Team USA Takes on Cross Country at Great Meadow

Boyd Martin and Tsetserleg. Photo by Samantha Haynie

Words and Photos by Samantha Haynie

The second day of action at Great Meadow—the final mandatory outing for the U.S. Olympic Eventing Team before headed to Tokyo—was all about cross country.

With twenty-one jumping efforts and an optimum time of 5:30, Ian Stark’s course served as a shortened version of what is soon to come in Tokyo. The course followed the track of the Great Meadow International course and wound across the beautiful hilly property. The back half of the course brought the riders galloping past the Fleming Arena, passing underneath the American flag. The course covered many types of obstacles, right and left handed corners, offset wooden houses as an in and out, two water complexes, tables, trakehners, and skinny brushes. The group of 12 combinations (11 American riders and one rider from Team Canada) were treated to picture perfect conditions.

When asked how Vermiculus handled the cross country course, Lauren Kieffer commented, “We have such a partnership at this point. I’ve been riding him since he was 3. He was pretty easy-peasy out there. When in doubt, he throws in a trot step, and his inner pony comes out.”

Lauren Kieffer and Vermiculus

This outing was most riders’ first run since the Land Rover Kentucky Three-Day Event in April, including Doug Payne and Vandiver, the team’s traveling reserves.

“He’s just awesome,” Payne said of Vandiver, affectionately known as Quinn. “He was excellent; I always joke that he’s the old man. He’s seen it all, so that’s pretty nice—a comforting feeling honestly. We just go out there and cruise around.”

Tokyo will mark Payne’s first Olympic experience. He sees himself in a supportive role if he’s called on by the team. 

Doug Payne and Vandiver

Liz Halliday-Sharp and Deniro Z had a beautiful and clear round. “He was really good. We didn’t have the exact prep we wanted for this, so he’s a little rusty running cross country, but it was great for him to do this,” she detailed. “He’s such a super, super brave horse; he’s just honest and goes along. I think he’ll be in really good shape for the Olympics with just a few cross country schools to tidy things up.”

Tokyo will also mark the Olympic debut for Halliday-Sharp. When she got the call from Jenni Autry telling her she was on the team, she burst into tears.

“I’ve thought the entire year, ‘Gosh, I hope I go to the Olympics and I hope it’s with Phillip and Boyd,'” she said. “It’s been my dream to ride with the two of them.” 

Still sweaty after his ride on Tsetserleg, Boyd Martin remarked, “The old campaigner Thomas was last to go, and he’s feeling really fit and strong. I think I’m in good shape. The horses are fit and good.”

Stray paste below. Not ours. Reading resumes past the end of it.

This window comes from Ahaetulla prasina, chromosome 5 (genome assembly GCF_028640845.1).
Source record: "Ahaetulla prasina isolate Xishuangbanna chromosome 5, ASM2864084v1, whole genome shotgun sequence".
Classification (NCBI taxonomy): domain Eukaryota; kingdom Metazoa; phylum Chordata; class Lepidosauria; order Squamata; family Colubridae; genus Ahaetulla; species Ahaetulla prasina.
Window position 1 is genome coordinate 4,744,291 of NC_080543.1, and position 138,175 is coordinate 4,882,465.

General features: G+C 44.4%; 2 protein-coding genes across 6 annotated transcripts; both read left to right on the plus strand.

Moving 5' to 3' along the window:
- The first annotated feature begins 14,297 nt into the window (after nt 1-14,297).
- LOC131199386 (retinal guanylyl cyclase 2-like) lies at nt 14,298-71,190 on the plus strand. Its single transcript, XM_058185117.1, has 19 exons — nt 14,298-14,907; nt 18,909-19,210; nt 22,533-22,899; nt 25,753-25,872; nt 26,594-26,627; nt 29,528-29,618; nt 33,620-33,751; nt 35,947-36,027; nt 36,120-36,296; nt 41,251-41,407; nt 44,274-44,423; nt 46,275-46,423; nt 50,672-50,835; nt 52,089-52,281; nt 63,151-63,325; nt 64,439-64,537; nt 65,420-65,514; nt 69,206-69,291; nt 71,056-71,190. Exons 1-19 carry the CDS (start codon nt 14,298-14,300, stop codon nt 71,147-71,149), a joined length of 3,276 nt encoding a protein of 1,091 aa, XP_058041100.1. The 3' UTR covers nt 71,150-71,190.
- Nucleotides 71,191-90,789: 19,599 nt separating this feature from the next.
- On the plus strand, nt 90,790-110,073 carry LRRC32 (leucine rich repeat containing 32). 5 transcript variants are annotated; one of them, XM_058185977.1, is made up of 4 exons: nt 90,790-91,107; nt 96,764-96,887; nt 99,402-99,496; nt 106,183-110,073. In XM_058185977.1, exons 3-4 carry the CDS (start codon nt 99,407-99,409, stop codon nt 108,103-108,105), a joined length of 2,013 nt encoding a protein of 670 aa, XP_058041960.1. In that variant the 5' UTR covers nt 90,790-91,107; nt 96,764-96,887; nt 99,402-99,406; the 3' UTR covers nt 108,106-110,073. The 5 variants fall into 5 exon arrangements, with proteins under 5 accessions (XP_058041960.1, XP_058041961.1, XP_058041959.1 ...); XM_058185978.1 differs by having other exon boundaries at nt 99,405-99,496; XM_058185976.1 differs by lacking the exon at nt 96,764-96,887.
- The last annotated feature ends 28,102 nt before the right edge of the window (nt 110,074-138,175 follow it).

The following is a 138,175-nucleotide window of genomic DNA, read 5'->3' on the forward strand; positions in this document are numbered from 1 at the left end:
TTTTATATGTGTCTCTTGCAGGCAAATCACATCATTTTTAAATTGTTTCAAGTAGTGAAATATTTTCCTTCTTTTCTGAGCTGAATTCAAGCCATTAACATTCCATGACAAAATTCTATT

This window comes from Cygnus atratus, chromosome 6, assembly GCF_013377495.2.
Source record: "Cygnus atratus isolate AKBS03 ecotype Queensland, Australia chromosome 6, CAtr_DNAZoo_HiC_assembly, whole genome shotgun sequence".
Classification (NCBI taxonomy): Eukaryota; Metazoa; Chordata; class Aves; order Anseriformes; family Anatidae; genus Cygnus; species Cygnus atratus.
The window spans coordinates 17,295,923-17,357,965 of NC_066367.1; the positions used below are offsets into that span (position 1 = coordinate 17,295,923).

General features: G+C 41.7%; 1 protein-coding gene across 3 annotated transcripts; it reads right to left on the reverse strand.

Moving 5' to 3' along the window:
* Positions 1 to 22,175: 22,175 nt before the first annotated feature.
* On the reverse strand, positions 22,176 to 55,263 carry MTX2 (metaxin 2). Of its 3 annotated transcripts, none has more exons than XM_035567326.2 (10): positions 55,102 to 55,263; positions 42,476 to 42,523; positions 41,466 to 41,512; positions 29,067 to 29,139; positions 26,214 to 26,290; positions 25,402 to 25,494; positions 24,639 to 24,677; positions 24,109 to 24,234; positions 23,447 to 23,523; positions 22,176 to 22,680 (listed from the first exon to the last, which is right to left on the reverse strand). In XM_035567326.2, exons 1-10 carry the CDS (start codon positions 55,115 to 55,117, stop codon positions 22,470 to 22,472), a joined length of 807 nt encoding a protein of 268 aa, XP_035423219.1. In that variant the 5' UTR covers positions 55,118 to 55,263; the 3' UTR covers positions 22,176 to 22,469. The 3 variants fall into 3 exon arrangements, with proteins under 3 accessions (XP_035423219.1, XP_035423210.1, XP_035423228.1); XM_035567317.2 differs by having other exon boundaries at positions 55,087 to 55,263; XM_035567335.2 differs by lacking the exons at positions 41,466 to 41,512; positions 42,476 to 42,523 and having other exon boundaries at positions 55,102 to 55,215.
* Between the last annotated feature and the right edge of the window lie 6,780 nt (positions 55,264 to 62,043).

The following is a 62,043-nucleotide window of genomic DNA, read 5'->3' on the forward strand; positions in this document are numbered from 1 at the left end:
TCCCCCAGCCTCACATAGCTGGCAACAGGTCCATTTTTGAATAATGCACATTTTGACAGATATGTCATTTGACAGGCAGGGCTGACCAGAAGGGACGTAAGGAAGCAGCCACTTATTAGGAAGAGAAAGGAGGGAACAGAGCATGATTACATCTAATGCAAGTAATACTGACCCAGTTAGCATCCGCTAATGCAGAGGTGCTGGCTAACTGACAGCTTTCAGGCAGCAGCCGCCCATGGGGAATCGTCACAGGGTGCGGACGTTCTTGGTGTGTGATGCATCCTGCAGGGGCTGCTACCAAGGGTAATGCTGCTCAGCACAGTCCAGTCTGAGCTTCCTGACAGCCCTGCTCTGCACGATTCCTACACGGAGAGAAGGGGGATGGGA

“As we gear up for the Olympics, we needed to have a preparation competition, because that practice is important,” said Eric Duvander, U.S. Eventing Team Coach. “There are still a few more days of training that we can put into place, so anything will flag up for anything we need to be better at. We can spend the time that we’ve got left here and put those things into place.”

Duvander was also pleased with Wednesday’s fix-a tests.

“It was super good for us to be able to do that. It takes a few goes before you technically know how to ride it,” he said, “and having the judges sitting down with the riders and looking through the videos was super helpful, because then you have the perspective of the judge and how they want to see the execution. For a first-go in an arena like this, I thought it worked out pretty well.”

Every test was videoed and afterwards, the riders talked with the judges about each movement and received feedback and advice.

Liz Halliday-Sharp and Deniro Z

The Olympic bound horses will ship out to Aachen next week, where they will continue their dressage and show jumping training and get in a few easy gallops.

When prompted what her plans are in Aachen for “Niro,” Halliday-Sharp said, “I want to spend a lot of time practicing the test, at least the movements. Flying changes are hard for him, and there are four in weird places. I want to keep working on that so it’s easy for him, and he understands what he’s doing and he starts to think about it ahead of time. Obviously we’ll check in on show jumping. I think it’s great that [show jumping trainer] Peter [Wylde] will be there. I think it’s about keeping them fresh and happy, making a really good shape and making sure they’re ready.”

Follow The Plaid Horse for wall-to-wall coverage from Great Meadow. Review the action from Day 1 here.